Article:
To become the next CEO of Uber, Expedia’s Dara Khosrowshahi may need to leave a lot of money behind.
In 2015, Khosrowshahi was the highest paid CEO in the S&P 500, with compensation totaling $94.6 million, according to a report compiled by Equilar and the Associated Press. The bulk of that came from a stock award worth nearly $91 million at the time, which was scheduled to vest over the next five-and-a-half years. Khosrowshahi made a mere fraction of that, about $2.5 million, the following year.
In March 2015, online travel company Expedia entered into a new employment agreement with Khosrowshahi, who had been its chief executive since a 2005 spinoff from then-parent IAC. Under the terms of that agreement, Khosrowshahi earned a $1 million base salary as well as “long-term” equity awards that could take years to vest.
For example, 1.1 million stock options awarded to Khosrowshahi hinged on both his continued employment with Expedia and the company achieving a “stock price goal” of $170 by September 2020, according to a company filing. Another 1.6 million of his stock options were subject to his continued employment and vested on the third and fifth anniversaries of the date of their grant.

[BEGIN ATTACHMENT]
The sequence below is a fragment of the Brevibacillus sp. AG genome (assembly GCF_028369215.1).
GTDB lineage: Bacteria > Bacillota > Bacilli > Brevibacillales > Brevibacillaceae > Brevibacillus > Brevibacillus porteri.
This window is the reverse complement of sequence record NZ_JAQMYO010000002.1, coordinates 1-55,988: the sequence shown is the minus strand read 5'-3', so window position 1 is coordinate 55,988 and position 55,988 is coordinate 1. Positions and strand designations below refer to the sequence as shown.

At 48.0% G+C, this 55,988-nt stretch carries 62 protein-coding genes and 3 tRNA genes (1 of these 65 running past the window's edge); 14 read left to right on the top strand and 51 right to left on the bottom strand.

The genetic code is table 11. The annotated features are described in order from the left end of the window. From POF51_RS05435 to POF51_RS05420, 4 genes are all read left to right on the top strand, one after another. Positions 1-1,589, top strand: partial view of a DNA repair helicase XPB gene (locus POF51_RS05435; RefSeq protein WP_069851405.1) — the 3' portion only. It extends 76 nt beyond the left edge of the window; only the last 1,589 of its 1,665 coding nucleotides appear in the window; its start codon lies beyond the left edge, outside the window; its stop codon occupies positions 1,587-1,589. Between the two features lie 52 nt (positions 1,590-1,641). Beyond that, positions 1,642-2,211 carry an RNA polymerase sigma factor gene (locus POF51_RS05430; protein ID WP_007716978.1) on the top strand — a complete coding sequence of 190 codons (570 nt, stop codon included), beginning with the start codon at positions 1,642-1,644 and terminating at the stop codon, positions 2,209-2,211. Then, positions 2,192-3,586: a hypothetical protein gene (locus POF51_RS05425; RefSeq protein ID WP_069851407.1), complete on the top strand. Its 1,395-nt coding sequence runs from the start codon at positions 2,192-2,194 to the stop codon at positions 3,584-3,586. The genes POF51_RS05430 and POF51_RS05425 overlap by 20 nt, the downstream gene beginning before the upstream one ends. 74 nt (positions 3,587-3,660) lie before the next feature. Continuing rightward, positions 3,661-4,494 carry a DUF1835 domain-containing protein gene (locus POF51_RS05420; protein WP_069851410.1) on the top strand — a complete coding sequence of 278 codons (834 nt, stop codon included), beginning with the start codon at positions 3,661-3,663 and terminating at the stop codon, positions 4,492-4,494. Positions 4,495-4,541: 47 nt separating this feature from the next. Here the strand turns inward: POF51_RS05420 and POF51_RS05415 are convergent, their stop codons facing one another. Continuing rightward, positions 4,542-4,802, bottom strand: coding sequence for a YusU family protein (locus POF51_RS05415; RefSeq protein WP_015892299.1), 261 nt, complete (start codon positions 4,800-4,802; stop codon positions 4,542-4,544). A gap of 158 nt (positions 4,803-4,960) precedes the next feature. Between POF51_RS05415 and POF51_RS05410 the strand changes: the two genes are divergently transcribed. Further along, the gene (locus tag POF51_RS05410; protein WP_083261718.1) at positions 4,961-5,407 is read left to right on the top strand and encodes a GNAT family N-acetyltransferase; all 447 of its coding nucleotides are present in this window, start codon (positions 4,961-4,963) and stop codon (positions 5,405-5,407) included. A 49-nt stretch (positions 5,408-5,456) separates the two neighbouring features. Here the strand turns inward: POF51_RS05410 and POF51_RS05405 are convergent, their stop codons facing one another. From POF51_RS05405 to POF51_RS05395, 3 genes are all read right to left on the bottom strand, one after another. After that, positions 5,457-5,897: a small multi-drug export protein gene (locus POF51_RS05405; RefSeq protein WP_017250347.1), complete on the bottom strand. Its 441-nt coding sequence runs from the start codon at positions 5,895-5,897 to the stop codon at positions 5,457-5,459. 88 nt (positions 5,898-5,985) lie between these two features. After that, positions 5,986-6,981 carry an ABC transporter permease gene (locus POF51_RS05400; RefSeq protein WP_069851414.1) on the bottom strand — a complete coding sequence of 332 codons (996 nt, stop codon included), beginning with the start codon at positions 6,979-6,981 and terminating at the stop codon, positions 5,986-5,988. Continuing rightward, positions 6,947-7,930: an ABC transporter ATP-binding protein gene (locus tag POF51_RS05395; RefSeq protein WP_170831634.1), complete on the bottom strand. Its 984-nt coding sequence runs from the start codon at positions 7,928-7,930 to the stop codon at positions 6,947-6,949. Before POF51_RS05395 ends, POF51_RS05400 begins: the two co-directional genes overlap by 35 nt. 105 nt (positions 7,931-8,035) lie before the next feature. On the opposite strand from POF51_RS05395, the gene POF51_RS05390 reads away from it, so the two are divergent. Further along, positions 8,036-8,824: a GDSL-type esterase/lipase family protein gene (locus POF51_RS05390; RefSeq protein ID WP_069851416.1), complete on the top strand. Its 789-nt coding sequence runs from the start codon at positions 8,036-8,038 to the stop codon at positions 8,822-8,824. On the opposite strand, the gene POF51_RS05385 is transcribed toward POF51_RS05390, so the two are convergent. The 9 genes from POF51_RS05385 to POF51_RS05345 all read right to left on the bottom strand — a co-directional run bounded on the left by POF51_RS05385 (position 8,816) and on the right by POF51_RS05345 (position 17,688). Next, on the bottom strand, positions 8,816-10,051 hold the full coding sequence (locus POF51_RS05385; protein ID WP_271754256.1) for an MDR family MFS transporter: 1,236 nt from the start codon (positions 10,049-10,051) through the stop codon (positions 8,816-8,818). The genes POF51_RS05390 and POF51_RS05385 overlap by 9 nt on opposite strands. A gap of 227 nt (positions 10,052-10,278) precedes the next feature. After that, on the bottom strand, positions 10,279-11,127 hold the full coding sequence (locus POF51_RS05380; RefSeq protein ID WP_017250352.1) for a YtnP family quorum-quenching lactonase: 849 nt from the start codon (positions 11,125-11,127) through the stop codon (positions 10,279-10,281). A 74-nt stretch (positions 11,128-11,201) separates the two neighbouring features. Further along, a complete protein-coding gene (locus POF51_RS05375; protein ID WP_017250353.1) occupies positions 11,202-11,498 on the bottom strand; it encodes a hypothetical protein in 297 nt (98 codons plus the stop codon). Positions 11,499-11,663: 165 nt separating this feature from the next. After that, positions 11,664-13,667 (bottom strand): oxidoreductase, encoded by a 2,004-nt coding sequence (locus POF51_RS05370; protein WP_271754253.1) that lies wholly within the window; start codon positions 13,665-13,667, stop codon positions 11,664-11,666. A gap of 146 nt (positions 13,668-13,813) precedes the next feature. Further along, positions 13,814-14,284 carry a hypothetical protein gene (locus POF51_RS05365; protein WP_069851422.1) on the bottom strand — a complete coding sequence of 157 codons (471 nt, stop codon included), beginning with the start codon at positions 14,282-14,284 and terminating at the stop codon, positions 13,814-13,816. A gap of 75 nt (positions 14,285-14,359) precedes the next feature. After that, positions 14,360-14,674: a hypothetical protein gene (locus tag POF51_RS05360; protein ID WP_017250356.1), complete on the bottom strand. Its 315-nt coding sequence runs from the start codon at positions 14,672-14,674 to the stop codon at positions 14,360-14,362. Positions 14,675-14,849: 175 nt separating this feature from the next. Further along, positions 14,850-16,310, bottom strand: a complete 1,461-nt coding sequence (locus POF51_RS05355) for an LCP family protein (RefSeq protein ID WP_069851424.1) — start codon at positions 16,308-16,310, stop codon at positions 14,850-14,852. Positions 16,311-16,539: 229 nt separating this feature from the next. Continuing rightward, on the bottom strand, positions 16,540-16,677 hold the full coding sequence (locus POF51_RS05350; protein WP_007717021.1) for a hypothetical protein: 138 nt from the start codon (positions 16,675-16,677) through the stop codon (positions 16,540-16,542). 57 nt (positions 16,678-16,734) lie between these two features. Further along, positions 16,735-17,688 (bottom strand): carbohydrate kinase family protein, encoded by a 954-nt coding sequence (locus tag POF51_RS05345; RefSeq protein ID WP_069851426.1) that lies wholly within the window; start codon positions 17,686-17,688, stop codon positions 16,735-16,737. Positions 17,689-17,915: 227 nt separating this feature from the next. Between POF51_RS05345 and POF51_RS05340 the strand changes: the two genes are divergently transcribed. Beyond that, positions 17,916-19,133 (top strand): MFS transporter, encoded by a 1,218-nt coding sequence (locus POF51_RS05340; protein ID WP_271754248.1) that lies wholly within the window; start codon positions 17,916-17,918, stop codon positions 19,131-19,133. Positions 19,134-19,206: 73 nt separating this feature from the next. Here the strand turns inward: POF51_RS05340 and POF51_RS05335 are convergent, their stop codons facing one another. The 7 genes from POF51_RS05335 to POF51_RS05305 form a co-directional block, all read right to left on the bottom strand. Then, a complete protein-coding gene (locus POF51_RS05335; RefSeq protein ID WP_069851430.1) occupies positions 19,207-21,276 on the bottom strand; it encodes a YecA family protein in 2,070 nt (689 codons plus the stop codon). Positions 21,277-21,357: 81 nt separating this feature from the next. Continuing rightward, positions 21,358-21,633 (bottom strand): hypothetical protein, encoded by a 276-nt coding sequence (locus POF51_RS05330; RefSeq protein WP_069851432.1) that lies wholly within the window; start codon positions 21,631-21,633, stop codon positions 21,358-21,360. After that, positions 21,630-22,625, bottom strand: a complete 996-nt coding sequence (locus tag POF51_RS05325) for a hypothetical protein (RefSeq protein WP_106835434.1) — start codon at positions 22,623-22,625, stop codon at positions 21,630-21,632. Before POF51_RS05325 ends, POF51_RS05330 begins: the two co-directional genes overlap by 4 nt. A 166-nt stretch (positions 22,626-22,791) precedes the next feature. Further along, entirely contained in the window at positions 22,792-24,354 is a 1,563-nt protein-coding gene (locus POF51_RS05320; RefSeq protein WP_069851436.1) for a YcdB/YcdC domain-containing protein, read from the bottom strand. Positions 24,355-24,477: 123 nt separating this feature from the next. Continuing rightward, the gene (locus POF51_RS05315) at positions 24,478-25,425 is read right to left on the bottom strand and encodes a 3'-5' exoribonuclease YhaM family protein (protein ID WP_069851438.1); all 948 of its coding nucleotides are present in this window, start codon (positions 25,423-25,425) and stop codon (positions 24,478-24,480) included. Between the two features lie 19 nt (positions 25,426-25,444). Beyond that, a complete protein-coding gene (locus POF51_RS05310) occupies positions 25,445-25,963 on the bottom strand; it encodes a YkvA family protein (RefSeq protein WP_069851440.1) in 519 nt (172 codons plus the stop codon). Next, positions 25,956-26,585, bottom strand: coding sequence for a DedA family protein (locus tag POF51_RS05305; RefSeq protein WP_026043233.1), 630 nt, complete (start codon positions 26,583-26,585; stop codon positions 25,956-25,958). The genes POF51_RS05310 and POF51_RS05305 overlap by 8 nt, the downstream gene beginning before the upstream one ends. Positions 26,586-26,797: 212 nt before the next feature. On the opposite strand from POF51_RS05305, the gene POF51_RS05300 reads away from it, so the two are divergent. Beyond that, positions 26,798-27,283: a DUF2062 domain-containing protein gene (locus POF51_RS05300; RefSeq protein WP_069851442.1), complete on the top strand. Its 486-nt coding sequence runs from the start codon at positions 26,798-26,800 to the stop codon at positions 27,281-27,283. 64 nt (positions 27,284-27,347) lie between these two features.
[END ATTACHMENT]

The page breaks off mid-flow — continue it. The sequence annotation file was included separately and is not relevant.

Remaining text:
Expedia’s stock has climbed more than 500% since the 2005 spinoff. It reached a high of $159.50 in late July, and most recently closed at $149.26 on Aug. 25.
It is unclear how much of Khosrowshahi’s 2015 stock award has vested, and by extension how much money he might leave on the table were he to accept the CEO job at Uber. But the stock grant was deliberately structured to encourage Khosrowshahi to remain at Expedia for the long term. “This really is just an example of pay for performance,” a company spokeswoman told the Wall Street Journal (paywall) last year. “We want him to stick around.”